d) the passage section containing an axial passage portion adjacent the connector section and a radial passage portion adjacent the nose section, the axial passage portion in fluid communication with the first and second lumens, the radial passage portion forming a single port through the side of the bolus and in fluid communication with the first and second lumens, the radial passage portion including side walls that extend upward to a top surface of the septum adjacent an opening for the first lumen, the side walls extending upward to a bottom surface of the septum adjacent an opening for the second lumen.

19. The multiple-lumen catheter of claim 18 further characterized in that:

a) the radial passage portion has an arcuate base below the port;
b) the arcuate base has a radius which is less than five times the inside diameter of the axial passage portion.

20. The multiple-lumen catheter of claim 19 further characterized in that:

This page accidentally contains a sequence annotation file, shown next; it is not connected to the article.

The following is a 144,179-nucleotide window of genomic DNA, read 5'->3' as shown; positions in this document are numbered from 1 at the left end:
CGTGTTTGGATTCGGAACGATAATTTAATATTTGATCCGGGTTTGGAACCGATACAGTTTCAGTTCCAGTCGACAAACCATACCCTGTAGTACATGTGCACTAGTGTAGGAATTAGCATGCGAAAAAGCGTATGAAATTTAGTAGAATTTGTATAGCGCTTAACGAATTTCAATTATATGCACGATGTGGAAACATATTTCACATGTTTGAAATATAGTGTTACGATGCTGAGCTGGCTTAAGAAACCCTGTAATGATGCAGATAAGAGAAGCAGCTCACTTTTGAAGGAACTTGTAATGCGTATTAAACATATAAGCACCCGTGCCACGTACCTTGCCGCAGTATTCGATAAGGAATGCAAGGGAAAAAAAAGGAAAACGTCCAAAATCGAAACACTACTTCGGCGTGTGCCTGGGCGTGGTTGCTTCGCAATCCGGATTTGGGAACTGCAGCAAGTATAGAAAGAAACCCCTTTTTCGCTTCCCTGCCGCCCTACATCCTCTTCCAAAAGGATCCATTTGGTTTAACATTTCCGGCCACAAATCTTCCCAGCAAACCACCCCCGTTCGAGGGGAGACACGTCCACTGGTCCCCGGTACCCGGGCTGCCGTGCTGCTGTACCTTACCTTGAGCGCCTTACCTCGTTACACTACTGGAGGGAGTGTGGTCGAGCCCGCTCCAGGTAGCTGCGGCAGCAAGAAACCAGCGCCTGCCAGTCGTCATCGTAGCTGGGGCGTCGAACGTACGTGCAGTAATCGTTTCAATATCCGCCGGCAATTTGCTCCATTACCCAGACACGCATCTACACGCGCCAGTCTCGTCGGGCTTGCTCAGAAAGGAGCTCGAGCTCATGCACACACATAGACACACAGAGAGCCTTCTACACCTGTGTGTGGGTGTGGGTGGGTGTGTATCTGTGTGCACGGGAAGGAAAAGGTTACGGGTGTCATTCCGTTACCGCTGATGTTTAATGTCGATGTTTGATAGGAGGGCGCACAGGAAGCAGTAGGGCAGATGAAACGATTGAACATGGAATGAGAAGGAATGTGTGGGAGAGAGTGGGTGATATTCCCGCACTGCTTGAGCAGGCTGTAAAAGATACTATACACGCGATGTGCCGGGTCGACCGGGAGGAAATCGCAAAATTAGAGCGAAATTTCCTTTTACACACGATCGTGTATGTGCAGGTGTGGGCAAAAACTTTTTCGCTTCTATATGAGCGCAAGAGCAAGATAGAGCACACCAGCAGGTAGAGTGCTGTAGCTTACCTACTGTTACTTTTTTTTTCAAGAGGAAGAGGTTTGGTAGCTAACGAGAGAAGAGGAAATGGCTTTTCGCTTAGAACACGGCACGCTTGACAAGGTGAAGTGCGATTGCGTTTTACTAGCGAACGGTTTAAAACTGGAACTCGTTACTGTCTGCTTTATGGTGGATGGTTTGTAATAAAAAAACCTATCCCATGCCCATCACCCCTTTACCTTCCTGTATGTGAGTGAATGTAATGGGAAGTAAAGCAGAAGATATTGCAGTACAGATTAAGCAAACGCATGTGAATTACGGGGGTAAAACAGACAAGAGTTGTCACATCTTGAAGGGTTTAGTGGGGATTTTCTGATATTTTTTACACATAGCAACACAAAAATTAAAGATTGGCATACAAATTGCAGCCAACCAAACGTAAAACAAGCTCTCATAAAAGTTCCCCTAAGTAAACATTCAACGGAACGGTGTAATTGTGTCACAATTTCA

a) the body circumference tapers down from the connector section to the nose section.

Referenced Cited

U.S. Patent Documents

4594074 June 10, 1986 Andersen et al.
5053004 October 1, 1991 Markel et al.
5078701 January 7, 1992 Grassi et al.
5117822 June 2, 1992 Laghi
5171216 December 15, 1992 Dease et al.
5190520 March 2, 1993 Fenton, Jr. et al.
5209723 May 11, 1993 Twardowski et al.
5221256 June 22, 1993 Mahurkar
5320599 June 14, 1994 Griep et al.
5348536 September 20, 1994 Young et al.

Patent History

Patent number: 5571093
Type: Grant
Filed: Sep 21, 1994
Date of Patent: Nov 5, 1996
Inventors: Cosme Cruz (Grosse Pointe Farms, MI), Richard W. Dow (Sharon, VT), David G. Quinn (Grayslake, IL)
Primary Examiner: John D. Yasko
Assistant Examiner: Laird J. Knights
Law Firm: Brinks Hofer Gilson & Lione
Application Number: 8/310,237